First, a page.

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Danish vote paves way for centrist government: exit poll

Danish vote paves way for centrist government: exit poll

Incumbent PM Mette Frederiksen’s Social Democrats look set to hold majority.

Danish Prime Minister Mette Frederiksen is clinging on to her job after narrowly keeping her majority in an election triggered in the wake of a scandal over her decision to cull the country’s population of mink.

After a nail-biting count, which initially showed that the left-leaning “red bloc” would fall short of securing a majority, Frederiksen and her supporting parties are expected to win the 90 seats needed for a majority in the 179-seat parliament.

“I am so incredibly happy and proud,” Frederiksen said Tuesday night, celebrating the party’s best election result in more than 20 years.

In a political landscape split between 14 parties, Frederiksen’s Social Democrats and the other left-leaning red bloc parties secured 87 seats, while the rival right-wing “blue bloc” ended up with 72 seats. The red bloc also received one seat from the overseas autonomous territory of the Faroe Islands, with the expectation of two more from Greenland.

However, the red bloc’s narrow victory does not necessarily mean Frederiksen’s government will simply continue. Both the Social Democrats and the Social Liberal parties have said they want to investigate the possibility of forming a broad left-right coalition to pilot the country through tough times.

Frederiksen underlined in her victory speech Tuesday night that she will seek to form a centrist government. “It is predicted by many that there will be chaos, but chaos is the last thing Denmark needs,” she said.

“That is why I call on all parties in the parties … seek cooperation, seek solutions, assert your influence. We must get through uncertain times safely, and dear Denmark, we must get through uncertain times together.”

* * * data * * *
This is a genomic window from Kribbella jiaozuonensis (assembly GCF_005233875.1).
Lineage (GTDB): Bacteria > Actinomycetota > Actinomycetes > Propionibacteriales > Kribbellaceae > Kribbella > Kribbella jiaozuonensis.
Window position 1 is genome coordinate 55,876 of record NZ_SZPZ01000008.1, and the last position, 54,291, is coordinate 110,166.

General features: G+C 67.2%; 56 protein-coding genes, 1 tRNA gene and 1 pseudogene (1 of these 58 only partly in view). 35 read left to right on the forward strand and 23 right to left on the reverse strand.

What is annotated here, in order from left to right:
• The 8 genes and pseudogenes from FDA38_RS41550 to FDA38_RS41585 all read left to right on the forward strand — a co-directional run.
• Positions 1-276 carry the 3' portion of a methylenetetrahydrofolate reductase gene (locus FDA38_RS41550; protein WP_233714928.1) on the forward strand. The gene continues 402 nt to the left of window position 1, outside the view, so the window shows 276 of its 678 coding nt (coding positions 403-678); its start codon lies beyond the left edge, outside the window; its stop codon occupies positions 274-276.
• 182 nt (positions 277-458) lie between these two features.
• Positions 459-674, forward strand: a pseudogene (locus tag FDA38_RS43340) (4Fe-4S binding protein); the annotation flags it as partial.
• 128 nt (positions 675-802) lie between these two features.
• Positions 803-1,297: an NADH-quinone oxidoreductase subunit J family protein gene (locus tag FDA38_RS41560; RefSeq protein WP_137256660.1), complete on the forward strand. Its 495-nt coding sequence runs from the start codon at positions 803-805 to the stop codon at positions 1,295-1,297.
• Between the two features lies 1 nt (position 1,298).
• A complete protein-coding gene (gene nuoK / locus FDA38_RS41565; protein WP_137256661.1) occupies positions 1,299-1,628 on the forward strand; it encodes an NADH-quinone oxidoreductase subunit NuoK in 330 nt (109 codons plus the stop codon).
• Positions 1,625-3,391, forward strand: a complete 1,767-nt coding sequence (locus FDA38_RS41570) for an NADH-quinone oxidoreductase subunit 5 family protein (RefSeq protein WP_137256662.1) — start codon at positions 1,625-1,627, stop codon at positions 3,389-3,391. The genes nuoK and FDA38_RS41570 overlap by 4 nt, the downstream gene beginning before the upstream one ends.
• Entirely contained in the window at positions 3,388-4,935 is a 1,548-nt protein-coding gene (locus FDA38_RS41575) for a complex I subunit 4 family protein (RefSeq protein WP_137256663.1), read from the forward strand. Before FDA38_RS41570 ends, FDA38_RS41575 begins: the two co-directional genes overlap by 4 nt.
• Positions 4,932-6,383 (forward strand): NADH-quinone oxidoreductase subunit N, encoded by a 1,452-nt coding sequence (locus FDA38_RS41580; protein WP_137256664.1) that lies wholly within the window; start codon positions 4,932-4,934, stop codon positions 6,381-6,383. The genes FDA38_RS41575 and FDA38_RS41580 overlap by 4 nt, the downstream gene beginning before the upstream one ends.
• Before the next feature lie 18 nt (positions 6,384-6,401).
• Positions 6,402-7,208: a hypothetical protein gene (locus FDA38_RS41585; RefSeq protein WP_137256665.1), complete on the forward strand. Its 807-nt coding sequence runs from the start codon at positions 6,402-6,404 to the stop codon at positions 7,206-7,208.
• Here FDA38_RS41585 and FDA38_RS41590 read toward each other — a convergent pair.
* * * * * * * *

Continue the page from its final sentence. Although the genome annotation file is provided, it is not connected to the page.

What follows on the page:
Election night was dramatic to the very end. With just 1 percent of the votes left to count, some forecasts suggested the red bloc was just a couple of hundred votes short of reaching 87 seats.

And election night was preceded by a similarly uncharacteristically exciting and chaotic campaign, which at times seemed to foreshadow the twists and turns of the latest season of the popular TV political drama “Borgen.”

Frederiksen’s Social Democrats secured 27.5 percent of the vote, and 50 seats in parliament. This put them ahead of the Liberal Party of Jakob Ellemann-Jensen, which secured 13.3 percent of the vote, or 24 seats.

The new party of Lars Løkke Rasmussen — the former center-right prime minister beaten by Frederiksen in 2019 — surged into third place, winning 16 seats.

Polls had suggested in recent weeks that neither the red nor blue bloc would be able to form a government without Rasmussen’s support, making him indispensable for coalition talks.

He used that position during the campaign to call for a broad coalition of more moderate parties from both the red and blue blocs, a move that would have upset the nation’s post-war political order.


Dramatic campaign


Domestic issues dominated the campaign, ranging from tax cuts and a need to hire more nurses to financially supporting Danes amid inflation and soaring energy prices because of Russia’s invasion of Ukraine.

Once a pivotal topic, immigration has fallen down the agenda, partly because the Social Democrats have vowed to remain tough on migration, depriving right-leaning parties of a possible rallying point.

Despite a number of scandals that rocked Frederiksen’s party, it scored much better than predicted in recent polls — growing from 48 seats to 50 seats.

The scandals include a 2020 order to cull all of the country’s farmed mink over fears they could spread a mutated variant of the coronavirus, a policy that devastated Europe’s largest fur exporter.

A parliament-appointed commission said in June that the government had lacked legal justification for the cull and that it had made “grossly misleading” statements when ordering the sector to be shut down.

A leftist party backing Frederiksen’s minority government withdrew its support as a result of the report, forcing Frederiksen to call Tuesday’s early election.

Her center-right rivals, however, have also lost ground, with the Conservative leader, Søren Pape Poulsen, hit by revelations about lies told by his former husband, and the Liberals suffering from internal splits.

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